The National Bureau of Economic Research
Preliminary versions of economic research
• Policy trends in China’s economy: At the Central Economic Work Conference, Chinese leaders maintain last year’s focus on financial risks and supply-side structural reform but place less emphasis on deleveraging; IMF cites China’s credit growth, regulation, and implicit credit guarantees from banks and government actors as top concerns in its most recent financial system stability report.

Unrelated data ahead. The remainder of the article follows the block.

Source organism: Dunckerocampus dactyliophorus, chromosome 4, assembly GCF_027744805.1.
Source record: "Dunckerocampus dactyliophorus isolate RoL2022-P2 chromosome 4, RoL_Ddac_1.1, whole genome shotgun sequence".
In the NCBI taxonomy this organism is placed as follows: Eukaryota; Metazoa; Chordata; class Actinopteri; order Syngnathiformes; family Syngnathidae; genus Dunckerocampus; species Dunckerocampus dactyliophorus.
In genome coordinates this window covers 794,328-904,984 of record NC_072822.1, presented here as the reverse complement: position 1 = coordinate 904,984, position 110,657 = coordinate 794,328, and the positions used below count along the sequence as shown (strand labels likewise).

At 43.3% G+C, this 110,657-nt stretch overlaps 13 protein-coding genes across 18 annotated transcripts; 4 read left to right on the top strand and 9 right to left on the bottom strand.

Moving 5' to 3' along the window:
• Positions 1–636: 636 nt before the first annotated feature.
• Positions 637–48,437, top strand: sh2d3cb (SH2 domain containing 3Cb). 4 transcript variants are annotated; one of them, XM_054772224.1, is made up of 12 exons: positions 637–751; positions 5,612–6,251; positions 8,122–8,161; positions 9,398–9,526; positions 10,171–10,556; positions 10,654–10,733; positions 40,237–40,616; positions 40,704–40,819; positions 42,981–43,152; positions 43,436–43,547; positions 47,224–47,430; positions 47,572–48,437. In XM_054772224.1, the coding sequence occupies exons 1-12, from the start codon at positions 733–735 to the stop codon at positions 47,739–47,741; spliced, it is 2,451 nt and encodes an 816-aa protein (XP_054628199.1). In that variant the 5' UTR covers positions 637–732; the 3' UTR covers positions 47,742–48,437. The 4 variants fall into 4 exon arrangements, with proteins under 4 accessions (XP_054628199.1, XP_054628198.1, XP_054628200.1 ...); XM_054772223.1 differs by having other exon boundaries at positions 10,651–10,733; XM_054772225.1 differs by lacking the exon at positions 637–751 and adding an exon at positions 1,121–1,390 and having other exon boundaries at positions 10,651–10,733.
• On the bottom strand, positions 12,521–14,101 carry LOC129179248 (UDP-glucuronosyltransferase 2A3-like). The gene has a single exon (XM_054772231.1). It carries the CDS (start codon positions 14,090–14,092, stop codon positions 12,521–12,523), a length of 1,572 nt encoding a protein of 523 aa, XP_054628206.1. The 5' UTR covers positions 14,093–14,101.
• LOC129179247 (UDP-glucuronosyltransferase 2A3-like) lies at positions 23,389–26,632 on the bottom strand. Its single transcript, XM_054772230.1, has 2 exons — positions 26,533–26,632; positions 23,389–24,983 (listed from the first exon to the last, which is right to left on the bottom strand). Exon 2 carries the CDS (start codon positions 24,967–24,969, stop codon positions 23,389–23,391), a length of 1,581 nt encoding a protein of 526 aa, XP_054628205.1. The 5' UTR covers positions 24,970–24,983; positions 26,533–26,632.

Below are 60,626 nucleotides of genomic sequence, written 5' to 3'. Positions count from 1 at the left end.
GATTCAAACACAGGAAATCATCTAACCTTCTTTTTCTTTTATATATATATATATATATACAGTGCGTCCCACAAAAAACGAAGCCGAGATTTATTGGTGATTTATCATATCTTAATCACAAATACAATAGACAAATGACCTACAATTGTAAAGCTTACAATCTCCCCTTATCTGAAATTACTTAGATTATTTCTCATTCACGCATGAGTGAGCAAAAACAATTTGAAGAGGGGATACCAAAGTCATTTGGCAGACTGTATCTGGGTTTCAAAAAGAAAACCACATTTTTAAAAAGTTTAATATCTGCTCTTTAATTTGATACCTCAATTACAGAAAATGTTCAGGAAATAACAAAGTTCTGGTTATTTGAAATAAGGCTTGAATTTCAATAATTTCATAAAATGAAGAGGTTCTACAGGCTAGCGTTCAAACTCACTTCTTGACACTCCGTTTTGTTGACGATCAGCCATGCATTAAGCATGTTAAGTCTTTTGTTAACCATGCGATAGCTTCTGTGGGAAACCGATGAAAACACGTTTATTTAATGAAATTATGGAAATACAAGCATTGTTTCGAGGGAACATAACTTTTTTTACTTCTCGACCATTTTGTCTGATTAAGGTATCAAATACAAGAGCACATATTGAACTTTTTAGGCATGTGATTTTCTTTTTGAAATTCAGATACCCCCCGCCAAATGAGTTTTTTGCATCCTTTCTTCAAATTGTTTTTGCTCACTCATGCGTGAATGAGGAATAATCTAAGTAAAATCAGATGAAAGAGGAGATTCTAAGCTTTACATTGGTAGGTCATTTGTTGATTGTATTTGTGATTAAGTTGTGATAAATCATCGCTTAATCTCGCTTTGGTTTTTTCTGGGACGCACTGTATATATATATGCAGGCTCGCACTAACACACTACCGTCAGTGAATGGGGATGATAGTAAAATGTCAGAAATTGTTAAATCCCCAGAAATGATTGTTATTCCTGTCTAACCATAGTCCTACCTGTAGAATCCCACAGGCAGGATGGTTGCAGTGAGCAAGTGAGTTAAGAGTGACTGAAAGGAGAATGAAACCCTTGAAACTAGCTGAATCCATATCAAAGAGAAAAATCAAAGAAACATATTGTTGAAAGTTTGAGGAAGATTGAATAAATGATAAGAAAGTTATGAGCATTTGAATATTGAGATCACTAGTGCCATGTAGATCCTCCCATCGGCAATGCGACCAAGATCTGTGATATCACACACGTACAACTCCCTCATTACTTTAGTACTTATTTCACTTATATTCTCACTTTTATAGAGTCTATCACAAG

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Following nearly 40 years of reform the Chinese economy has transformed in almost every aspect. It has gone from being one of the most closed and isolated economies in the world of little relevance to the global economy and become both highly globalised and the world’s second biggest economy. It is predicted that China will surpass the US in a decade’s time. There are two questions that need to be urgently addressed. 1) This change is having an important impact on international relations, as we have observed in the UK politics and elsewhere. 2) whether China is able to maintain its speed of economic growth. China’s growth has been slowing down to around 7 percent in recent years, compared to its high speed of growth of more than 9 percent per annual between 1979 and 2013.